A computer could harbor significant information about crime other than specific computer crimes; for example, an accounting program used for a business under a fraud investigation or an analysis of drug sales for dealer or the office computer in a medical fraud case. The decision means that if a computer is successfully encrypted by the Defendant the Government can not gain password information thru a grand jury subpoena. Of course, the Government will still have the hard drive of the computer and can still have its experts attempt to break the encryption which if successful will be used at trial against a Defendant unless you hire a Computer Crime Criminal Lawyer.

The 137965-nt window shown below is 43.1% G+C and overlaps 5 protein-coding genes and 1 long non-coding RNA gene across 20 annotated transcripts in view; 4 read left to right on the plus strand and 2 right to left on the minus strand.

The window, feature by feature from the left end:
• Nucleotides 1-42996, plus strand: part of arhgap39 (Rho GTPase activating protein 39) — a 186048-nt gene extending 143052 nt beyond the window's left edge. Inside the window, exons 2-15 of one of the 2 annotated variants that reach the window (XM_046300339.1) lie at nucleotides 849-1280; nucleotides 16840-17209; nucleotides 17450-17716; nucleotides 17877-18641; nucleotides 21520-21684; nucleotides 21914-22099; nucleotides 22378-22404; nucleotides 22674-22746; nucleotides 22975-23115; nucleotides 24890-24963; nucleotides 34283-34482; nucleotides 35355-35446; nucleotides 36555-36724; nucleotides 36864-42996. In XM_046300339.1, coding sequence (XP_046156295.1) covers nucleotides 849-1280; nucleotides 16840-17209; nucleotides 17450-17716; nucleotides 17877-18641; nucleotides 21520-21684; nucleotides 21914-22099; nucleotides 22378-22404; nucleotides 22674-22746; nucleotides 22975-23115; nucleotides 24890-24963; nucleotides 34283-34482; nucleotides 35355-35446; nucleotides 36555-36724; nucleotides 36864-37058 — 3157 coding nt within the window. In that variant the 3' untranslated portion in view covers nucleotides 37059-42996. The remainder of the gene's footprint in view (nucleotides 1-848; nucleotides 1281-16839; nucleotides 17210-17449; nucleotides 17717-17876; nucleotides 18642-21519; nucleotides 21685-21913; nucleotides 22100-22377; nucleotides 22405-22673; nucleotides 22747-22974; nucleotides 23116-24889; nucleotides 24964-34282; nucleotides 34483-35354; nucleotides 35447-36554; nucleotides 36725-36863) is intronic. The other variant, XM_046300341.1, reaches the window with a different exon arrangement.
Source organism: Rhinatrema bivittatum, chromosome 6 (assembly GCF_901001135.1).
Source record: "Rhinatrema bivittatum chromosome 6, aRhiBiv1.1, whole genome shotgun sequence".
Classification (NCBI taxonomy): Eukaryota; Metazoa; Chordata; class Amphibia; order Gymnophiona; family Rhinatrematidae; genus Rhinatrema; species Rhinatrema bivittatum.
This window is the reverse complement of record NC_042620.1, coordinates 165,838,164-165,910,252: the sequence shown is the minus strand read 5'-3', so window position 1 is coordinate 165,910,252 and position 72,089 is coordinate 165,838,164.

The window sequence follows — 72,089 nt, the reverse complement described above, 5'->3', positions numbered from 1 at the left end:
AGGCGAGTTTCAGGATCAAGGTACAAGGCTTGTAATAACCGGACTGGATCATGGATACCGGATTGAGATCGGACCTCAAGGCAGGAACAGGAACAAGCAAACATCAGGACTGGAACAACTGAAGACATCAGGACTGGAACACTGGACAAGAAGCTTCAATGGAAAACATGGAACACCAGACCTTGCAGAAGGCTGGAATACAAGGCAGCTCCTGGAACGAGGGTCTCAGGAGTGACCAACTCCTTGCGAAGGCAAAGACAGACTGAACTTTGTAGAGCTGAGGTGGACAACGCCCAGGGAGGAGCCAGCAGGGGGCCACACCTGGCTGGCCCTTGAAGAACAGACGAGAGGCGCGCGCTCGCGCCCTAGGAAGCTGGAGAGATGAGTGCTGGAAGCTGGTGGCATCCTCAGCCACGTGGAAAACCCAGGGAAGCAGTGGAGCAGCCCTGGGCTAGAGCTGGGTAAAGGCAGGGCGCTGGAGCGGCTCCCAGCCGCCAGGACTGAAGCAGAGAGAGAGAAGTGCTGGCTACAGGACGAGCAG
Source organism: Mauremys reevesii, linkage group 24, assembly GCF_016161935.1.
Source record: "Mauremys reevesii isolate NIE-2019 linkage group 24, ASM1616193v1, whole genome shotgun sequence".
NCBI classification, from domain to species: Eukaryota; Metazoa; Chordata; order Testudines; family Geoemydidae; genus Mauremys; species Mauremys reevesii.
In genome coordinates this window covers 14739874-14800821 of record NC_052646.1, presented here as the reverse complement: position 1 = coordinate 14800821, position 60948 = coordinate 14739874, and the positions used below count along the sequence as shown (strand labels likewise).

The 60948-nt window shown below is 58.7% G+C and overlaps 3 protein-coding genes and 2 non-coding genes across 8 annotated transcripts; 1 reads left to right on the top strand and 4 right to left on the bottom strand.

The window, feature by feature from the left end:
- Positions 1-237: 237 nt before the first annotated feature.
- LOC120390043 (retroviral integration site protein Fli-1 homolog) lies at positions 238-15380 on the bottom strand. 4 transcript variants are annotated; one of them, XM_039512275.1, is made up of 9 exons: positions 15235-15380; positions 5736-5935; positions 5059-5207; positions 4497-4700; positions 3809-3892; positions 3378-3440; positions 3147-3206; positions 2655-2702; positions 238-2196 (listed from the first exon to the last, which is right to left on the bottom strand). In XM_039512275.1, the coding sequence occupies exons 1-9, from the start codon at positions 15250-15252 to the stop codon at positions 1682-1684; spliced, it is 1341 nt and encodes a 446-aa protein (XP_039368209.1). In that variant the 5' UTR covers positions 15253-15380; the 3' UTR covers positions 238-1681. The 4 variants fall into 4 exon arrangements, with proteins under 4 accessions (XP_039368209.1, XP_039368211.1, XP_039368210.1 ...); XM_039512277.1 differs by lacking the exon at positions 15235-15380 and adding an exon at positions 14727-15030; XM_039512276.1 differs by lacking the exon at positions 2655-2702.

This is a well thought through opinion on whether production and decryption constitutes "testimony," and if so then is protected under the 5th Amendment of the U.S. Constitution (remember that yellowing old piece of paper up in Washington). The legal analysis clears an area of law that has at times appeared murky by finding that this testimony of a password can not be compelled from the Defendant.
My Computer is slow but sure...
|An abacus from China, The Ming Dynasty|